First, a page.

30” x 24”
“Landscape on Plywood”
30″ x 15″
What you paint on is more than just a matter of materials. It also has a big influence on the very message. A painting on Masonite is going to become a different kind of painting than one done on canvas. The nature of the material affects the process of painting and even what one chooses to paint in the first place. The texture of the material is a big part of that. But there is also the more subtle essence of the material that either inspires the process or deflates it.
For example, there is a product available in every art supply store called canvas board. It is a thin canvas like material stretched over cardboard. It has been around for over 100 years. It’s very stable and inexpensive and also gives the artist the feeling of painting on canvas, generally considered a fancy material to paint on. However, there is something hard to define about canvas board that just doesn’t work for me. I have never once painted a decent painting on it. It feels too mechanical or machine made to me.
Plywood, on the other hand, has been a material that always feels right and with which I get great results. The wood itself is an inspiration and a pleasure to work with, but the effect of the wood grain showing through the paint is also something that just seems to be in harmony with my approach to painting.
This piece was created with brushes and rollers. It’s a small painting and has been on the wall of my spa for many years. I still enjoy it every time I see it. The smaller images below are actually much bigger paintings. They were created around 1990 when I was flat broke. I often cruised around the back alleys of Seattle in my old pickup truck looking for pieces of plywood to paint on. These happen to be 2 of my favorite pieces. And in both cases the grain of the wood not only influenced how I created the pieces but also plays a roll in how they look as finished pieces.
“Black Abstract With Fist”
36” x 24”
The word “trope” is generally associated with literary artists. It means a literary device or particular way of using language that is often invented by a writer but often used by his or her imitators. One such example of this would be using a play within a play as a device for telling a story or communicating complex ideas about the layers of meaning or the relationship between fantasy and reality. This would be a literary trope.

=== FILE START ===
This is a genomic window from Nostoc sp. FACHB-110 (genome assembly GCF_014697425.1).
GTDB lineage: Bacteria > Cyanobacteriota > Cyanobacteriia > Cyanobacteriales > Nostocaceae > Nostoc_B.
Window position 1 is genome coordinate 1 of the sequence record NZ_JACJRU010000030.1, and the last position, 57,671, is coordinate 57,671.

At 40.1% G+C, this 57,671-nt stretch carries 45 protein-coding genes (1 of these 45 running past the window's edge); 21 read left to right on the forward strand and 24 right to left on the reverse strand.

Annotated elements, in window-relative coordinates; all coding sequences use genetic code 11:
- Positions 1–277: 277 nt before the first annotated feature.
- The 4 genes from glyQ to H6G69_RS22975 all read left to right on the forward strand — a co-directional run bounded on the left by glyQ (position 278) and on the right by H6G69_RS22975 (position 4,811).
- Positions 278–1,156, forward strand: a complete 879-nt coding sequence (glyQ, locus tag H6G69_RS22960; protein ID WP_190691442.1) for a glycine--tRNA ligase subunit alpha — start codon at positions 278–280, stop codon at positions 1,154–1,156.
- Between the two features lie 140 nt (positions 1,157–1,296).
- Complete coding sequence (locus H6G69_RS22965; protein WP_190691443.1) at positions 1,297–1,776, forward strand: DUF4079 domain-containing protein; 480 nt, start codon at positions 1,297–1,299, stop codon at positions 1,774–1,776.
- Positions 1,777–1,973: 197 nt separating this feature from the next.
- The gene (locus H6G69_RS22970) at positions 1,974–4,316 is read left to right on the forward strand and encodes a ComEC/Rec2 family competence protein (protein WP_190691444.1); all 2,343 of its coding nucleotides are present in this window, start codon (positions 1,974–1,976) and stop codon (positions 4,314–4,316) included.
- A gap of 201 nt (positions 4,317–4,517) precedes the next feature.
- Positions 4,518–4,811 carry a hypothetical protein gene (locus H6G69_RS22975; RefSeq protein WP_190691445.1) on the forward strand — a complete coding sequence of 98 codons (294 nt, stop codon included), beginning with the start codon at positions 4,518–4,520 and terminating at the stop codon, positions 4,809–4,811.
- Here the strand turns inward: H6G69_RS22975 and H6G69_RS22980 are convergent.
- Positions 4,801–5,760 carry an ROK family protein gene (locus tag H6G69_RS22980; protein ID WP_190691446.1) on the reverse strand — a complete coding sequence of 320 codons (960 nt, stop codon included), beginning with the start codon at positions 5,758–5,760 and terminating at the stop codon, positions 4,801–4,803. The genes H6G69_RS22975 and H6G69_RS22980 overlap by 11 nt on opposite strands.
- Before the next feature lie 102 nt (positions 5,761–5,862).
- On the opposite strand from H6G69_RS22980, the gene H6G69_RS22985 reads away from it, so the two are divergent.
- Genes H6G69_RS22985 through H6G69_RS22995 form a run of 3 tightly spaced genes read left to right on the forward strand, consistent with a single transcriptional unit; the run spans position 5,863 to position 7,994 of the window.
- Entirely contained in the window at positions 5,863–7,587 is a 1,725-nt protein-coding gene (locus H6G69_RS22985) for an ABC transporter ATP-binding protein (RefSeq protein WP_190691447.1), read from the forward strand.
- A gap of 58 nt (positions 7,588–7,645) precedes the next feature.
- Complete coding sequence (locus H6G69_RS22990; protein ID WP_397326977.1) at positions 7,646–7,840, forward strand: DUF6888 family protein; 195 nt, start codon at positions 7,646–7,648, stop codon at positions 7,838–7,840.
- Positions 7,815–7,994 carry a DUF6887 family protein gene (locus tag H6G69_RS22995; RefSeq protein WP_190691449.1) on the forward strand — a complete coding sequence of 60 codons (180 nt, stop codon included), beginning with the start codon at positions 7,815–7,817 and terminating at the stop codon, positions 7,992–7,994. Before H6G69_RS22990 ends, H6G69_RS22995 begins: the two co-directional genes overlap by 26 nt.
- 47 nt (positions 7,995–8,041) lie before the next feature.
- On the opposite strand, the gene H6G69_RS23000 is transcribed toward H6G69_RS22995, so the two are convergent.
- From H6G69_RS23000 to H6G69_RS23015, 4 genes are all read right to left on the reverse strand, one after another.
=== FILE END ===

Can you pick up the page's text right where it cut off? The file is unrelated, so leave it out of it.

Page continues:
Well, painters have their tropes too. And to give an example that is similar to the one I gave above for writers, I would use the example of a painting within a painting. I often use this trope in my work. But tropes are often more subtle than this device.
Another trope I have used over an over again to communicate my artistic ideas is what I call obfuscation. I don’t know of any other artist who has taken the art of obfuscation to such a high level as myself. In fact, I have developed more ways of obfuscating something than I could even count. Maybe that would be a good theme for an exhibition one day: “Obfuscation in the art of Jeff Hengst and other masters of the late 20th and early 21st centuries.”
In the case of this painting I have used rollers to apply thin layers of paint over a fairly developed figure painting featuring a man’s arm with clenched fist. Even in this digital image you can catch a glimpse of the fist and make out various other parts of the anatomy. But you have to work at it. Unlike “aha” paintings, though, the point of obfuscating the painting isn’t to engage the viewer in a simple game of hide and seek. Instead, the idea is to engage the viewers imagination and thereby expand and deepen the experience of viewing the painting.
If the arm was not obfuscated it would be just an arm in a painting. Perhaps a beautiful arm and one well painted. But with the layers of dark it has a chance to become the clenched fist of a jealous lover, or someone preparing to defend themselves in an underground nightclub. Maybe it’s a farmer who has spent the day tilling the land and has rolled up his sleeves to wash up as darkness falls across his fields. Who knows.
The hope is that this obfuscation allows the attention grabbing aspect of any recognizable human form in a painting to be muted to various degrees allowing for other aspects of the work to have a more even hand (pun intended, of course) in shaping the experience of the painting.
In this case I used rollers, varying thicknesses of paint and black to create the obfuscations. But often I use other means such as spray paint or solvents to dissolve the original image or white paint. In fact, I have so many paintings obfuscated with white paint that I created a deliberate category of my work that I call my “white out” paintings. This is also a nod to my love of snow and experiencing the various levels of obfuscation created by falling snow, fog or other aspects of weather and nature.
I’m not the only artist to use obfuscation as a trope. After all, any landscape artist worth his salt has had to develop ways to capture and communicate the ways in which weather obfuscates objects and defines distance and space. But this is different than a direct and deliberate use of obfuscation as the central mechanism of communication.
Finally, in some hard to define way, obfuscation is related to memory and the way in which memory constructs or deconstructs time and ultimately consciousness itself. The clarity or lack thereof shapes our sense of time, either deepening and lengthening it in bizarre twists and reversals. The clearer something is in our memory the more recent it seems even when we know this is not the case. The older I get, the more certain I am of the value and majesty of the tension between clarity and obfuscation; the role that tension plays in shaping my memories, in addition to my sense of time as a line and my consciousness itself.